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03 August 2010 @ 08:19 am
Book Discussion: Midnight Never Come and In Ashes Lie, by Marie Brennan  
Hi there.

This month we're going to discuss Guest of Honor Marie Brennan's novels Midnight Never Come and In Ashes Lie. These books are set in both the real world London of Queen Elizabeth I and in the Onyx Court of the fae below the city. These versions of London are intimately linked and rely on each other for their existence in ways that may not be readily apparent to the residents of either place. The faeries need the humans to believe in them so they will tithe them the bread that allows them to walk freely above ground.

The humans don't seem to have a similar need for the fae, but the two worlds are linked, both physically and politically. What does the mortal world gain from the faery?

In what ways do the mortal and faery worlds mirror each other? Do you think it's mostly a physical reflection, in the stones and walls that connect above and below, or do you think the political and personal events of the people on both sides affect each other more?

Cheers,
Sarah
 
 
 
Tour Guide Barbie: book addictkinderjedi on August 3rd, 2010 03:27 pm (UTC)
I love these books so much. :D

Do you think it's mostly a physical reflection, in the stones and walls that connect above and below, or do you think the political and personal events of the people on both sides affect each other more?

I don't think it's merely physical, though the physical similarities are striking. To me, the political and personal connections are much stronger - the ambitions and intrigues of each world are so intricately woven together and feed off of each other right from the beginning, when Invidiana and Elizabeth strike their bargain.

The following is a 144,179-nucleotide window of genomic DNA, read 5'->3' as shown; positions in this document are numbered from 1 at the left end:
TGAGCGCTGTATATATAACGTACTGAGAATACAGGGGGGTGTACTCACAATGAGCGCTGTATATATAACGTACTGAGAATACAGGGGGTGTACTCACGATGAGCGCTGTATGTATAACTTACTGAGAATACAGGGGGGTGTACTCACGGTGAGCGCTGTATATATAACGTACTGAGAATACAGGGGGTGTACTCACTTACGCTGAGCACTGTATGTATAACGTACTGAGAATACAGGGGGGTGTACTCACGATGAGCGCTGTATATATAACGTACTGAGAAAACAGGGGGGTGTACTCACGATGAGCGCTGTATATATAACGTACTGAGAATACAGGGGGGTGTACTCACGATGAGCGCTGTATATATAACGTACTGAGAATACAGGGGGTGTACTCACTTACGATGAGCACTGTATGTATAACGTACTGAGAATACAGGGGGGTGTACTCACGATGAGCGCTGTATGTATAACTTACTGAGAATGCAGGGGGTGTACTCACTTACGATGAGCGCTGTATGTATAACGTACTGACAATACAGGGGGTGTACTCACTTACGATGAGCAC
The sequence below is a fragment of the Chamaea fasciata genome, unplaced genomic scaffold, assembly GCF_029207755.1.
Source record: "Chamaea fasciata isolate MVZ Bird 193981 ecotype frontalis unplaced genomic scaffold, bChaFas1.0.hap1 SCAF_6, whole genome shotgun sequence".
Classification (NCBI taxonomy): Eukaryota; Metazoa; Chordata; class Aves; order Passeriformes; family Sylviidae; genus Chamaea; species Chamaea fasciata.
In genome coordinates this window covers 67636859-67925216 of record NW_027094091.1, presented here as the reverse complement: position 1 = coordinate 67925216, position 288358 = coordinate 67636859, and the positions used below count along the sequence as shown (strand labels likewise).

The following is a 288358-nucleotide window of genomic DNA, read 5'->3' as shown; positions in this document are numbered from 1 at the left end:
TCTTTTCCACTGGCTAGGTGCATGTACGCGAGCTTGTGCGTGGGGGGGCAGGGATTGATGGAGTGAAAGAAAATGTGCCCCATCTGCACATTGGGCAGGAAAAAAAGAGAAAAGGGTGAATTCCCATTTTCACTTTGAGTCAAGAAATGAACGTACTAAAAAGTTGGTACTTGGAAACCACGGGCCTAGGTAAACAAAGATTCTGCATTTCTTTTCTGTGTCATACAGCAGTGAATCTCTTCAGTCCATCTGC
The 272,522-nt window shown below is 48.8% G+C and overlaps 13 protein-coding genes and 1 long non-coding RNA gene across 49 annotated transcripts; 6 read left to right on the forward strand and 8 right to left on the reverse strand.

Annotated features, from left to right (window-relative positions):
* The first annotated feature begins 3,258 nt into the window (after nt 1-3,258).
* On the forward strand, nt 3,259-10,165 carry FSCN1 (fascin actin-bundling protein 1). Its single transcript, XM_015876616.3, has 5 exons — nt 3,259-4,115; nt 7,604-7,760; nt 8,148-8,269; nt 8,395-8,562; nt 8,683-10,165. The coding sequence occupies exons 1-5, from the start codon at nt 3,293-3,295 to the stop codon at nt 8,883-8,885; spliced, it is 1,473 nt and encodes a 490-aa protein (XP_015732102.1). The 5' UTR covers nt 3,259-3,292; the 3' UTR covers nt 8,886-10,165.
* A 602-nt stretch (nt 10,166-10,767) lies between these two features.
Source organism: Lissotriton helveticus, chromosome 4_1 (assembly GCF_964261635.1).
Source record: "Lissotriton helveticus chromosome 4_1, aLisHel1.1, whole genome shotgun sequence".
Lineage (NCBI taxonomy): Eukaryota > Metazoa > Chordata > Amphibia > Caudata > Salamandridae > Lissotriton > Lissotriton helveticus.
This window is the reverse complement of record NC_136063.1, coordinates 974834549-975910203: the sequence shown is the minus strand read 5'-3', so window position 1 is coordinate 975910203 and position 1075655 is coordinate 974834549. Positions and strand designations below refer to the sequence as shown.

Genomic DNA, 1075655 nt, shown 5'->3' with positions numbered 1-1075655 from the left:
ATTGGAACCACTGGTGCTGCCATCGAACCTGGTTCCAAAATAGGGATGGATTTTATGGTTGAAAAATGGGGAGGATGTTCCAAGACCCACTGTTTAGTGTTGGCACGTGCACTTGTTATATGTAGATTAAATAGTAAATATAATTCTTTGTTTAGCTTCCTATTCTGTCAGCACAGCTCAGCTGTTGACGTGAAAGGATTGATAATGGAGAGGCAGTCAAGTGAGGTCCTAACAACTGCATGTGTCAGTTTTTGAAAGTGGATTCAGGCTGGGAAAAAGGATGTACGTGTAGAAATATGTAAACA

Edited at 2010-08-03 03:28 pm (UTC)
swan_tower on August 4th, 2010 12:17 am (UTC)
Just as a heads-up to interested parties: I'm giving away three advance reader copies of A Star Shall Fall (the next book in the series) over on GoodReads.

Now I'll go back to lurking. :-)
Negotiation Barbiepraetorianguard on August 4th, 2010 03:18 pm (UTC)
I think it's more than merely physical, too. I thought it was interesting that while, intellectually, I get that one of the prominent markers of urban fantasy is that the city itself is practically a character (e.g., the Jersey shore in Tithe, NYC in City of Bones, Minneapolis in War for the Oaks), I didn't really read it viscerally until I read Midnight Never Come where London -- its history, its people, its geography -- is so integral to the story. Bring on the urban fantasy!

SPOILER
I think my best example of the intertwining of the mortal world and the faery world is the fire in In Ashes Lie. Lune's court is weakened by both her court's actions and the political upheaval in London. As a result, the Onyx Court is vulnerable to attack -- and so is London (and in fact, the Scottish fae attack London as a way to attack Lune). When the dragon is banished, Lune saves London, and therefore, her court (or her court, and therefore London).

The aspect of these books that I liked best really was how intertwined mortal and fae are, how vital they are to the other, and how most people/fae don't even know it.